The business case for religious freedom: Q&A with Brian J. Grim

Print More
Brian Grim

Active RNS subscribers and members can view this content by logging-in here.

We often hear about religious freedom in the context of human rights and national security. Brian J. Grim, founding president of the new Religious Freedom & Business Foundation, argues that religious freedom is just as important for mom and pop shops and global economies.

  • gilhcan

    The business case for religious freedom is very simple. Business and religion are two different things. Freedom of religion includes freedom from religion, and no one has any right to inflict their religious views or practices on another in business. That works in both directions. Business may not force workers to submit to their religious or non-religious views, and workers may not demand that businesses subscribe to their religious or non-religious views. The solution in business is the same as with the state, unless your business is religion, religion should be kept out of business.

  • Doc Anthony

    In other words, according to gilhcan, every individual business owner’s, and every congregation-related business’s, constitutional freedom of religion and conscience has just been REPEALED, courtesy of the gay marriage activists.

    Only those Christian businesses (and Christian social agencies, and Christian colleges) that cooperate with the Official National Gay Marriage Religion shall be allowed to have constitutional religious freedoms forthwith!

  • Chad


    Not sure I agree with your contention that freedom of religion includes freedom from religion. As a First Amendment matter the two are mutually exclusive. For if you have a right to be free from my religious expression then I cannot at the same time have the right to freely express mine. The Constitution guarantees the freedom to not the freedom from.

    I believe that this so-called right to be free from religion has led to all manner of upside down court rulings, such as prohibiting cheerleaders from displaying a religiously themed banner at a football game just because someone got offended. The Constitution does not guarantee the freedom from offense…for any of us. The further we go down that road the further our religious freedom is eroded until ultimately it becomes completely marginalized and privatized. Some in our society would love to see that happen.

    Indeed, I agree that to “inflict” others with our religious views and practices is wrong and IMO inconsistent with how Jesus wants his followers to live in this world. We are not called to be obnoxious, rude, or disrespectful. We are called to quietly live under his Lordship, full of both grace and truth, and always in love.


  • Larry

    Religious freedom never involves compulsion to abide by religious ideas. If one is not willing to respect the right not to believe in any religion at all, you cannot really respect the right of people to believe in different god(s) than your own. I suspect people like yourself really don’t even like the notion of religious freedom if it applies to faiths other than yours.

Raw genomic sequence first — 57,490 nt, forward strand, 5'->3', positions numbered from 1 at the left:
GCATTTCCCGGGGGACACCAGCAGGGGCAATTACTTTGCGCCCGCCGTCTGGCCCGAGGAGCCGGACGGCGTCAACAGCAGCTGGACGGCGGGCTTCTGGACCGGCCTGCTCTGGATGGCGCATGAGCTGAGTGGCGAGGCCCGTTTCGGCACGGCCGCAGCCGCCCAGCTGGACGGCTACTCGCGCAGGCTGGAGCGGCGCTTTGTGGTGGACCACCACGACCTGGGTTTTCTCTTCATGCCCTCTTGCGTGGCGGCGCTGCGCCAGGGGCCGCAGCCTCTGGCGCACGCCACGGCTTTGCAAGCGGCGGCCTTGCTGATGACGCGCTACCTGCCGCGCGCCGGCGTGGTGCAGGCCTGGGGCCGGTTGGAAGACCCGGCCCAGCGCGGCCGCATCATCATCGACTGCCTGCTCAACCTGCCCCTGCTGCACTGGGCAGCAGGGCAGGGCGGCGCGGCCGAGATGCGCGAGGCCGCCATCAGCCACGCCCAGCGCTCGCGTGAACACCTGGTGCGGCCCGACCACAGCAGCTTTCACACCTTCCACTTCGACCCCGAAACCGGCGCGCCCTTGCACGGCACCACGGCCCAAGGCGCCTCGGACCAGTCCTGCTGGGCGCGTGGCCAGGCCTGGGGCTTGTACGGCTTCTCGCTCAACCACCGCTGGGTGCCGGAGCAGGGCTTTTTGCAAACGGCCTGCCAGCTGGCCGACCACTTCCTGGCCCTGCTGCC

Without the Establishment Clause, the Free Exercise Clause cannot exist. Government must always be neutral in matters of faith in order to respect all of them. Removing religion from public endorsement is one way. Embracing all faiths (including atheism) is a fair minded and ecumenial manner is another.

    What you call “upside down” court rulings are mostly misrepresentations of fact on your part and a lack of understanding of what your religious freedoms are. In every case it involves religious people hijacking the apparatus of government to further their sectarian, exclusionary religious agendas. The Separation of Church and State protects both. Nobody should have to pay taxes to support the religious faith of others. A government which shows favoritism towards a faith shows exclusion to others.

    Essentially someone who tells me they oppose secularism and the separation of church and state is telling me they want their religion to control our government and openly despise other religious ideas.

  • Larry

    You don’t read so well. Businesses should not be inflicting religious views on anyone. Employee or customer.

    There is no act of religious conscience to engage in business discrimination. There never was a religious right to discriminate against others in public activities.

  • Anton

    If you incorporate a business in the U.S., you receive certain legal protections and the business incurs certain legal obligations. For instance, owners are not personally liable for legal judgments made against the company – they are separate legal entities. But the business is obligated to follow laws regarding hiring, nondiscrimination, etc., regardless of the owner’s personal beliefs.

    Now some business owners want to extend their personal religious freedom protections to their business to release that distinct legal entity from certain legal obligations. It seems to me that they want their cake and to eat it to. They want all of the personal protections for themselves and to limit the obligations that incorporation imposes on their business.

    Perhaps they should have the option to give up the personal legal protections that incorporation affords in return for release from the obligations their business incurs. But I really don’t think they can have it both ways.

    In other words, if it hurts, quit doing it. If your business’s legal obligations are more than you can personally bear, don’t own a business.

  • Pingback: Why Standing for Religious Freedom Around the World is Good for Business and the Global Economy | BCNN1 – Black Christian News Network()

  • Pingback: “Religious freedom is good for business” discussed at high level events worldwide | RFBF()

  • Pingback: Religious freedom, economic growth linked in 2014()